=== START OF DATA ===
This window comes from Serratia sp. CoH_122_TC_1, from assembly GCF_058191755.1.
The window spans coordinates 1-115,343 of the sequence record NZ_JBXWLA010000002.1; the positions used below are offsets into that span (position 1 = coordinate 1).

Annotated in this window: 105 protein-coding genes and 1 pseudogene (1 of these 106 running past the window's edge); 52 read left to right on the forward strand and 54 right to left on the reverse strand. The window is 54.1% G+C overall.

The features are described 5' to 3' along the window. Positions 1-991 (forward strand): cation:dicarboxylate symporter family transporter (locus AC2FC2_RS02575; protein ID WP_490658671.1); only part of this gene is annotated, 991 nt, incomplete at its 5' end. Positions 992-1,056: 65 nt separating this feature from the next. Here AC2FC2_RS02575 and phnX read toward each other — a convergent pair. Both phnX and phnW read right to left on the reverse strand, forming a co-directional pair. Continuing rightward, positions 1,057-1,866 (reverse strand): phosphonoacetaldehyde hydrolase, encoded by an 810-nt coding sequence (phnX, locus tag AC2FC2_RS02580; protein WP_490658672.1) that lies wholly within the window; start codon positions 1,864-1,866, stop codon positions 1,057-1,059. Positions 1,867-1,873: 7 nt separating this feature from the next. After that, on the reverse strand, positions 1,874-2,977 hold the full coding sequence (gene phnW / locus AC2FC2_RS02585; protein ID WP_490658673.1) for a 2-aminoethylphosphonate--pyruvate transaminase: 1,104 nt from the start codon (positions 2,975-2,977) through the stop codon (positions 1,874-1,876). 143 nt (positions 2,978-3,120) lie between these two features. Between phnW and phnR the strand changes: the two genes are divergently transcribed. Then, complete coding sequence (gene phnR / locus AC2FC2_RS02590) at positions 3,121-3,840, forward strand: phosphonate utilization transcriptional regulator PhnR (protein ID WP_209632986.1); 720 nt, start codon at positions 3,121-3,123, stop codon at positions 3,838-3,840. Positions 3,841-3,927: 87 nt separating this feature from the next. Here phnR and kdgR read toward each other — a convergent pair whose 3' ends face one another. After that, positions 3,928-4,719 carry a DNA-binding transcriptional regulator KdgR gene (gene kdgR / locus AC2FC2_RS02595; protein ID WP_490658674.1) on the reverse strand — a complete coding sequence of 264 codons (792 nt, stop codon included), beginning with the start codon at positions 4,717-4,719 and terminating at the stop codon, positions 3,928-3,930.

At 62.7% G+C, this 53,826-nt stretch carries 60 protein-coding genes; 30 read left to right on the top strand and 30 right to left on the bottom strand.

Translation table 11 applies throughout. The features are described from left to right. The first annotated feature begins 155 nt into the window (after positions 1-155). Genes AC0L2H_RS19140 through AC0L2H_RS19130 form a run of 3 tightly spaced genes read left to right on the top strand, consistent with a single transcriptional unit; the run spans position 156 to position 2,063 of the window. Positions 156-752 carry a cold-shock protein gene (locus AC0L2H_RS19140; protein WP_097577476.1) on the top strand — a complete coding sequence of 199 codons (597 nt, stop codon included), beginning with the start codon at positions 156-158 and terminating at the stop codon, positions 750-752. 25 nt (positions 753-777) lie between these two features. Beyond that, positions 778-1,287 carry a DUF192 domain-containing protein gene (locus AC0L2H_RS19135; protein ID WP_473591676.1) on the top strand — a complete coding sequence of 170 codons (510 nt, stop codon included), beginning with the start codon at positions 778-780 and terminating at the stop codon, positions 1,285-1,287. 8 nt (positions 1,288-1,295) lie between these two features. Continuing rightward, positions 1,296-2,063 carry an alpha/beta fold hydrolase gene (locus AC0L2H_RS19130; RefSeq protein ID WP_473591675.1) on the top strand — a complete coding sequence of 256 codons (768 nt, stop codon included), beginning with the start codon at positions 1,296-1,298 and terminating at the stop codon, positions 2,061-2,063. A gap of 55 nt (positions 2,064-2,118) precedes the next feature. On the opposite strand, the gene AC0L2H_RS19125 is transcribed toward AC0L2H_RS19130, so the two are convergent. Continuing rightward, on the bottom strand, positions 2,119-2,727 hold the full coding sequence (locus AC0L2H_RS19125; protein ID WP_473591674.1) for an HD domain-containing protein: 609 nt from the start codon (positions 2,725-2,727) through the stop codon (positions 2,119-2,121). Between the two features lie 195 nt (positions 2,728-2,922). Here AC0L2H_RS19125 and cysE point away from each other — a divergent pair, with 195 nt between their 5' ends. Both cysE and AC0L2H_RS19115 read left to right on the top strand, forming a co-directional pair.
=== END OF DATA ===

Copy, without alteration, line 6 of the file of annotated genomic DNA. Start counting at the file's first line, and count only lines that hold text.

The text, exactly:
Translation table 11 applies throughout. The features are described from left to right. The first annotated feature begins 155 nt into the window (after positions 1-155). Genes AC0L2H_RS19140 through AC0L2H_RS19130 form a run of 3 tightly spaced genes read left to right on the top strand, consistent with a single transcriptional unit; the run spans position 156 to position 2,063 of the window. Positions 156-752 carry a cold-shock protein gene (locus AC0L2H_RS19140; protein WP_097577476.1) on the top strand — a complete coding sequence of 199 codons (597 nt, stop codon included), beginning with the start codon at positions 156-158 and terminating at the stop codon, positions 750-752. 25 nt (positions 753-777) lie between these two features. Beyond that, positions 778-1,287 carry a DUF192 domain-containing protein gene (locus AC0L2H_RS19135; protein ID WP_473591676.1) on the top strand — a complete coding sequence of 170 codons (510 nt, stop codon included), beginning with the start codon at positions 778-780 and terminating at the stop codon, positions 1,285-1,287. 8 nt (positions 1,288-1,295) lie between these two features. Continuing rightward, positions 1,296-2,063 carry an alpha/beta fold hydrolase gene (locus AC0L2H_RS19130; RefSeq protein ID WP_473591675.1) on the top strand — a complete coding sequence of 256 codons (768 nt, stop codon included), beginning with the start codon at positions 1,296-1,298 and terminating at the stop codon, positions 2,061-2,063. A gap of 55 nt (positions 2,064-2,118) precedes the next feature. On the opposite strand, the gene AC0L2H_RS19125 is transcribed toward AC0L2H_RS19130, so the two are convergent. Continuing rightward, on the bottom strand, positions 2,119-2,727 hold the full coding sequence (locus AC0L2H_RS19125; protein ID WP_473591674.1) for an HD domain-containing protein: 609 nt from the start codon (positions 2,725-2,727) through the stop codon (positions 2,119-2,121). Between the two features lie 195 nt (positions 2,728-2,922). Here AC0L2H_RS19125 and cysE point away from each other — a divergent pair, with 195 nt between their 5' ends. Both cysE and AC0L2H_RS19115 read left to right on the top strand, forming a co-directional pair.